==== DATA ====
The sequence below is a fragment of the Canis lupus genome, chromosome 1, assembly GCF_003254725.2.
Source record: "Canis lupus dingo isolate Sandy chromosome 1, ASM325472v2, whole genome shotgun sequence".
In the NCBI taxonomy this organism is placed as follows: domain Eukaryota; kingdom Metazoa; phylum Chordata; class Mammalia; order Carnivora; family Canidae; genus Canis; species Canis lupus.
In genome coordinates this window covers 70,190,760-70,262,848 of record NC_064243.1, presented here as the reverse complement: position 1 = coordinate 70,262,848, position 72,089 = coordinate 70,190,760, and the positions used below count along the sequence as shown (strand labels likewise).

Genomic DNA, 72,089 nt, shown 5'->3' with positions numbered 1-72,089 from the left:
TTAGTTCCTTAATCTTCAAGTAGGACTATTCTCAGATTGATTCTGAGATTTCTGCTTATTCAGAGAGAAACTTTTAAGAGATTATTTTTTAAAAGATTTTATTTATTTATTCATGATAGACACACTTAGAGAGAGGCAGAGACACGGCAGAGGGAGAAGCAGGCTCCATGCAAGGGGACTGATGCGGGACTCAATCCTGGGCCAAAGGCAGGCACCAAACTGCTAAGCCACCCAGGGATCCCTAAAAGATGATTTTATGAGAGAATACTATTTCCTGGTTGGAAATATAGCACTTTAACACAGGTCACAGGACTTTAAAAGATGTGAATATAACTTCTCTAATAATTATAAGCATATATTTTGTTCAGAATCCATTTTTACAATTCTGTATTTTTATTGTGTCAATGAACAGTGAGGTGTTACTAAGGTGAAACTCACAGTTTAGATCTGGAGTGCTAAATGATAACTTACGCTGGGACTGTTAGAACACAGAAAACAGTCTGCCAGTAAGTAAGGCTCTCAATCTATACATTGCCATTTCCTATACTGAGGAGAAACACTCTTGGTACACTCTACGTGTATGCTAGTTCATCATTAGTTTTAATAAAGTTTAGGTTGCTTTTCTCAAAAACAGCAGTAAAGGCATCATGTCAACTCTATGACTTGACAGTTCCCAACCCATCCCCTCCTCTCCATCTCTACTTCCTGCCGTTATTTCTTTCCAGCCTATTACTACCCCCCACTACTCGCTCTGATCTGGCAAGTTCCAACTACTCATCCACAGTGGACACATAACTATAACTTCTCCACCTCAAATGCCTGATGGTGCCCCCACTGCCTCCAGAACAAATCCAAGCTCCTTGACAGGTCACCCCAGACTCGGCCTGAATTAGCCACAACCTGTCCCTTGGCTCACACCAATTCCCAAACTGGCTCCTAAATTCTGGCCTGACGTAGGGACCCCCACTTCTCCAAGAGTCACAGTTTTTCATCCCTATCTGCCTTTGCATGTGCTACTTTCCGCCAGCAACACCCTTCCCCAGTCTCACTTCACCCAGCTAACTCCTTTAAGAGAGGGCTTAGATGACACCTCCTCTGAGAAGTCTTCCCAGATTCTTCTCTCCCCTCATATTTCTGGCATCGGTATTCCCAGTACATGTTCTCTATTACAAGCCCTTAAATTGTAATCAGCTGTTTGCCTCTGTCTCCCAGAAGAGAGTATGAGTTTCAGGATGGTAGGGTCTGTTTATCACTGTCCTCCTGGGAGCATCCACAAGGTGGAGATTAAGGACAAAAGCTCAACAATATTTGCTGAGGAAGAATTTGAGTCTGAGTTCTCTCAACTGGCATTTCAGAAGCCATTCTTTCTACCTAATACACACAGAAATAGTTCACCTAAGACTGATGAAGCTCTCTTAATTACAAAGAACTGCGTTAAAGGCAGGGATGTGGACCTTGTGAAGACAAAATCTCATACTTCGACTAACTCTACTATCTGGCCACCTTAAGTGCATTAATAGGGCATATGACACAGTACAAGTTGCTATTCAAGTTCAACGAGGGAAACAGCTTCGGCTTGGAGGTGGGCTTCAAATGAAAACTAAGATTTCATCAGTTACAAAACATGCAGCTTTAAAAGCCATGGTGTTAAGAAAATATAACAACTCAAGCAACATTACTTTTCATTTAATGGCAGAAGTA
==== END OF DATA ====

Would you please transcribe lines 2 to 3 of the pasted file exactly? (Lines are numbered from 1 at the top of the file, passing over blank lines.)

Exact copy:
Source record: "Canis lupus dingo isolate Sandy chromosome 1, ASM325472v2, whole genome shotgun sequence".
In the NCBI taxonomy this organism is placed as follows: domain Eukaryota; kingdom Metazoa; phylum Chordata; class Mammalia; order Carnivora; family Canidae; genus Canis; species Canis lupus.